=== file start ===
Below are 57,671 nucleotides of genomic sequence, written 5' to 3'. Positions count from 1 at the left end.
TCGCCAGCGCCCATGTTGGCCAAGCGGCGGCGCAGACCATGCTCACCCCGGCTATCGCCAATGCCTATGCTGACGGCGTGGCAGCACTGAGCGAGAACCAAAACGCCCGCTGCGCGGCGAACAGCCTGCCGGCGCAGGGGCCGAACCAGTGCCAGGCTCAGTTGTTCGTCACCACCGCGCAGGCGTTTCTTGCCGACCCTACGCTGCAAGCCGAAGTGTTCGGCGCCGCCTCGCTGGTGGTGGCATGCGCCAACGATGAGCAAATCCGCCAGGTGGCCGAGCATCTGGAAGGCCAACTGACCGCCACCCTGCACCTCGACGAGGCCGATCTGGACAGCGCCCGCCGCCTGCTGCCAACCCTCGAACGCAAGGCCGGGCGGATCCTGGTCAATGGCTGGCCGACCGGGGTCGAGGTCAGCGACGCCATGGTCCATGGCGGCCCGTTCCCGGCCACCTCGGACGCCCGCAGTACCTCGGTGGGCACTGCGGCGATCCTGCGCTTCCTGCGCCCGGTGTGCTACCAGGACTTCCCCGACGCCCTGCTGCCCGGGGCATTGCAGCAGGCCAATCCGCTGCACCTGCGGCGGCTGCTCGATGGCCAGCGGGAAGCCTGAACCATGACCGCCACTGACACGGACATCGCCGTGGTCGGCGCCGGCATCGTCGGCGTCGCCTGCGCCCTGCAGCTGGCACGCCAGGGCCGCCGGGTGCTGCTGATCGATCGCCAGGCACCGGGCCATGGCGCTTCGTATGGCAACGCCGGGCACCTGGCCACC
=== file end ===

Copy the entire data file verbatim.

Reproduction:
Below are 57,671 nucleotides of genomic sequence, written 5' to 3'. Positions count from 1 at the left end.
TCGCCAGCGCCCATGTTGGCCAAGCGGCGGCGCAGACCATGCTCACCCCGGCTATCGCCAATGCCTATGCTGACGGCGTGGCAGCACTGAGCGAGAACCAAAACGCCCGCTGCGCGGCGAACAGCCTGCCGGCGCAGGGGCCGAACCAGTGCCAGGCTCAGTTGTTCGTCACCACCGCGCAGGCGTTTCTTGCCGACCCTACGCTGCAAGCCGAAGTGTTCGGCGCCGCCTCGCTGGTGGTGGCATGCGCCAACGATGAGCAAATCCGCCAGGTGGCCGAGCATCTGGAAGGCCAACTGACCGCCACCCTGCACCTCGACGAGGCCGATCTGGACAGCGCCCGCCGCCTGCTGCCAACCCTCGAACGCAAGGCCGGGCGGATCCTGGTCAATGGCTGGCCGACCGGGGTCGAGGTCAGCGACGCCATGGTCCATGGCGGCCCGTTCCCGGCCACCTCGGACGCCCGCAGTACCTCGGTGGGCACTGCGGCGATCCTGCGCTTCCTGCGCCCGGTGTGCTACCAGGACTTCCCCGACGCCCTGCTGCCCGGGGCATTGCAGCAGGCCAATCCGCTGCACCTGCGGCGGCTGCTCGATGGCCAGCGGGAAGCCTGAACCATGACCGCCACTGACACGGACATCGCCGTGGTCGGCGCCGGCATCGTCGGCGTCGCCTGCGCCCTGCAGCTGGCACGCCAGGGCCGCCGGGTGCTGCTGATCGATCGCCAGGCACCGGGCCATGGCGCTTCGTATGGCAACGCCGGGCACCTGGCCACC